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427-CAD5 - EECS 427 CAD5 The Shifter Assignment To design a...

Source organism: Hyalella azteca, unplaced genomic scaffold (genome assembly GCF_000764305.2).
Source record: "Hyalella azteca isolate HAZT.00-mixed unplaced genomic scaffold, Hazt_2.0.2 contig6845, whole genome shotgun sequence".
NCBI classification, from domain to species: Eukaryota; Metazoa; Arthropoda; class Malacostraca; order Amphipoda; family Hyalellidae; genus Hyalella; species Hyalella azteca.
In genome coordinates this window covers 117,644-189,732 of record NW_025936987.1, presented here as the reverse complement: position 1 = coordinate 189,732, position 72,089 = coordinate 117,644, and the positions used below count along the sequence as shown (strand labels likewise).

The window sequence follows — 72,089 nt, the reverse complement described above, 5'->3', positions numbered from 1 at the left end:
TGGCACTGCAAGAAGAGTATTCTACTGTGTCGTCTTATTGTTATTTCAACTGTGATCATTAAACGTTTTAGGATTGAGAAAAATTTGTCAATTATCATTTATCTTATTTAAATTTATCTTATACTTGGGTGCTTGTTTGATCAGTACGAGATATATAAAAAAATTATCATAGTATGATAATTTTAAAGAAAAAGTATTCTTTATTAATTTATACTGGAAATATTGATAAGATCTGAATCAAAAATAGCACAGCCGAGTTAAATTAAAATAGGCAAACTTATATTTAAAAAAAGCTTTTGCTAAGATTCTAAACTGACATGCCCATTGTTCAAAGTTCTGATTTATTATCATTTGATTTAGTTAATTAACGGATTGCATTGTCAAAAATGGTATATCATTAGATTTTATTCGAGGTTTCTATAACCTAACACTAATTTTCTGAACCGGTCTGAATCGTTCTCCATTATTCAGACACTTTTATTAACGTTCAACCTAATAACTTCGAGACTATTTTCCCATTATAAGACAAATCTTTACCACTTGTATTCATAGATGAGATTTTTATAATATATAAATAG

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EECS 427 1 CAD5 The Shifter Assignment To design a 16-bit shifter for your microprocessor. Description The shifter is an essential element for many microprocessor operations. It may be used to align or scale data, manipulate bits and bytes, or in an automatic or program-controlled shift-and-add multiply function. In the baseline machine, you are required to implement only a Logical Shift, which shifts data in a register (dest) as specified by a signed count operand (twos complement). A positive count specifies a left shift; a negative count specifies a right shift. You must support a shift amount contained in a register or the imme- diate field of the instruction. All bits shifted out of the destination register are lost. All destination bits not mapped from the original operand are filled with zeros. Other common shift functions, which you may want to add to your processor, depending upon your appli- cation, are arithmetic shifts, arithmetic shift including the carry bit, byte swap, and rotate. In right arithmetic shifts, the high-order bits are filled with the original sign bit. To shift the contents of a register one bit per clock cycle, an ordinary shift register, which can be assembled from cascaded D-latches, could be used. However if there is a need to shift data by an arbitrary number of bit positions within one clock cycle, a dedicated, programmable shifter is required. Two frequently used approaches are (i) Barrel Shifters, and (ii) Logarithmic Shifters. While the barrel shifter implements the whole shifter as an array of pass transistors or multiplexers, the logarithmic shifter uses a staged approach. In general, barrel shifters are appropriate for small shift width and logarithmic shifters are more suitable for shifters of large width. Both types of shifter can be implemented in full CMOS transmis- sion gates or nmos pass gates. Nmos pass gate designs can benefit from level restorers to avoid problems associated with Vt drops.. Shifters should be disabled in low-power designs when they are not in use.
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